Diabel and Yougouré are our most recent partner communities in 2018. They have just taken their first steps towards village self-sufficiency! Over the last couple of months, community members in Diabel and Yougouré have been working hard to prepare their village for upcoming sustainability projects. While CREATE!’s technicians rehabilitate their well and create above-ground water storage, community members work on measuring and clearing a space for their future garden site.
The First Steps to Creating a Garden Site
Community members will first clean up an area of land they want to use for the community garden before they start their agricultural training with CREATE!’s technicians. The garden sites are approximately 1 hectare (about 2.5 acres) of land, and communities will fence in this area to protect their garden from animals.
Finding the Right Fence
However, unlike in the U.S., acquiring a chain-linked fence takes a few more steps in Senegal. Since chain-linked fences can’t be found in stores, they first need to buy the proper fencing wires. Next, these metal wires are taken to a professional “braider”. The braider and his team will spend the next few weeks twisting and bending all of the wires until the fence is created and ready for use.
Live Fences: Even the Snakes Won’t Slither Through!
Nevertheless, the chain-linked fence only acts as a foundation for what will be the real garden site fence. After the fence is installed, community members will begin to plant acacia mellifera along the perimeter. This thorny shrub is known to grow quickly and will create an impenetrable wall within a year. The live-fence will provide windbreak and protect the garden from animals such as goats, cows, donkeys, and rodents. We have been told that even the snakes can’t slither through!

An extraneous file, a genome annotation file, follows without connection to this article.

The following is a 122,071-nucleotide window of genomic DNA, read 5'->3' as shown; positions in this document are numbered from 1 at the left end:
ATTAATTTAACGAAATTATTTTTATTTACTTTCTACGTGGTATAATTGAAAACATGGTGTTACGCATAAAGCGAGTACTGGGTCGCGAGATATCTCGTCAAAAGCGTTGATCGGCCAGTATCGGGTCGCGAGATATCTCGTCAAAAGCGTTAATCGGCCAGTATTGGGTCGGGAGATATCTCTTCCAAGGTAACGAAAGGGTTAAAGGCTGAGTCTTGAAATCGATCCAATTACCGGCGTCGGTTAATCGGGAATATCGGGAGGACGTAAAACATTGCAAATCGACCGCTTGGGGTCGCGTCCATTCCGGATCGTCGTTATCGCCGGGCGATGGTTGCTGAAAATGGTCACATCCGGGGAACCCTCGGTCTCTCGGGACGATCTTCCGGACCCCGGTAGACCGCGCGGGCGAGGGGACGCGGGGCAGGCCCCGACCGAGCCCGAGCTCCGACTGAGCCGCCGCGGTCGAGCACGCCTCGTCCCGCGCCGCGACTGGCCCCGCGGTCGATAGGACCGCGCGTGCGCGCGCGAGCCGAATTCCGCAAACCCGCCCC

The Environmental Benefits of Live Fences
Along with protecting the garden from outside pests, live-fences are also a sustainable alternative to chopping down trees for wood-fencing. Senegal already suffers greatly from desertification and deforestation which has been impacting rural villages. Because of this, it has become more common for communities to engage in sustainable projects such as tree-planting campaigns to relieve the environmental damage.
Once water is free-flowing from the well again and the garden site has been fenced in, villages will have the means to turn the desert into a lush garden site. Community members will start their agricultural training with CREATE!’s technicians and put their new knowledge to work.
Members will learn practical watering methods, how to use cover crops, how to create organic fertilizer and compost, and many more sustainable agriculture methods. As a result, Diabel and Yougouré will be able to sustainably produce vegetables right from their village! We are excited to watch these two communities learn and grow into self-sufficient villages.
Consider donating to CREATE! today to support the efforts of more villages like Diabel and Yougouré.
Acacia Mallifera photo: https://commons.wikimedia.org/wiki/File:Acacia_mellifera,_loof_en_dorings,_Steenbokpan.jpg